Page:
On Jason Paris responding to questions via the comments sections of news websites
He’s definitely social, and that’s what it’s about. If someone is asking questions at the bottom of an article, he’s the one that they’ll expect a response from. And that’s really our approach to social: to be responsive, even if it’s negative. It’s about fronting up to things and dealing with them. And Jason is great at that. He has been the driving force in increasing our expertise in the social area.
On the enduring importance of ideas
I’ve never been in favour of ‘channel first, idea later’. I think they need to work together. I also don’t think it’s creativity over media. I think both parties need to work together to deliver an effective solution. If you look at Michelin restaurants guides, it’s a brilliant idea and you can imagine that being translated to digital without a problem. I think that the really strong ideas will work in the digital environment. You just need to have the right people looking how best to activate and distribute that idea. The need for the idea shouldn’t change. It’s just a case of how the idea is used.
On staff changes
If you were to look at the team three years ago and then look at it now, you would definitely see a huge increase in digitally focused roles, but digital transcends marketing organisation wide. Everyone is expected to be digital. Spark is after all a digital services company, and it means we do live and breathe it every day. But because we are such a large and complex organisation and because we’re not yet where we want to be digitally (everyone here is very ambitious), we do have specialist digital roles that have expertise in specific areas, be it user experience, analytics or content development. So it’s a bit of both. Everyone is expected to be digital and there are lots of programmes in place to ensure that we are, but then there will be some roles, particularly at the senior management level, to make sure that we are continuing to innovate and do what customers are expecting us to do. You need someone to set the agenda.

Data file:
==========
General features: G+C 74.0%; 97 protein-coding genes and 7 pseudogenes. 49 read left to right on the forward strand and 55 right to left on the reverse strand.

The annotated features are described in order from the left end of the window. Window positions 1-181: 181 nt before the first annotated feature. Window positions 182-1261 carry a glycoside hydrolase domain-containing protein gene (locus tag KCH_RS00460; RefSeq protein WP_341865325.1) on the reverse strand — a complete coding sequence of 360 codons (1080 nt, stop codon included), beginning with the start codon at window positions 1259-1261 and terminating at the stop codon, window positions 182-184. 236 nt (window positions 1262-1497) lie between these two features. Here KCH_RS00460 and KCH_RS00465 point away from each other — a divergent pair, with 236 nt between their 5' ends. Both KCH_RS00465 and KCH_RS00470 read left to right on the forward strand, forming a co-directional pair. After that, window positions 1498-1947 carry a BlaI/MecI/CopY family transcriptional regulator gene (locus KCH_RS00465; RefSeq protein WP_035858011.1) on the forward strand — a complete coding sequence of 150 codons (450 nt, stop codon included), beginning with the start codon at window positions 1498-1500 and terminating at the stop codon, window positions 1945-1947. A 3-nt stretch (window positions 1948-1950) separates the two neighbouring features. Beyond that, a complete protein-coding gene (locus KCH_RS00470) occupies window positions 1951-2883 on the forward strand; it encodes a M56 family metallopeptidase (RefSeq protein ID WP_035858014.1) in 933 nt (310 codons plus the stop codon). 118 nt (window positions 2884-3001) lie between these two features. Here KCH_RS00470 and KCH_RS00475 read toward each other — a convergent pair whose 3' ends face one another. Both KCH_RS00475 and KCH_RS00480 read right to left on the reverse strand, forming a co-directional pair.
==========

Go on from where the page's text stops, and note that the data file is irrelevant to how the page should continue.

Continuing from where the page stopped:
On digital security
Security is definitely a top priority here, and I guess it’s something that Spark, and Telecom before that, has been focused on for decades. It’s not a recent thing. We deal with a lot of customer data in the technology space, so we do have people focused on fraud and security at a senior management level. And this helps drive the agenda and make sure that we’re world-class in terms of the programmes in place.
On the bot threat
When I was in Cannes last year, the conversation on bots was quite a hot topic, particularly in the programmatic space. And to see that 25 percent of clicks are fraudulent is quite concerning, but I know that the large media organisations that use programmatic buying are looking at this quite seriously to work out a way of managing it and ensuring that we as advertisers are paying for views and clicks that are legitimate. It is illegal, so many media companies are also working with government officials to keep it under control.
On digital being young
There’s this perception that digital is young, and so we need to employ 22-year-olds to do stuff. But I just don’t think that’s the case at all. Every day, I work with people in their 50s and they know more about digital than people in their 20s. Digital has become a mainstream phenomenon and it has changed the way we approach our comms activity, but it still means we need really need strong creative ideas. I don’t think it’s diminished that at all. Great ideas are even more important. Because there’s so much disruption and white noise, we need great creative to cut through.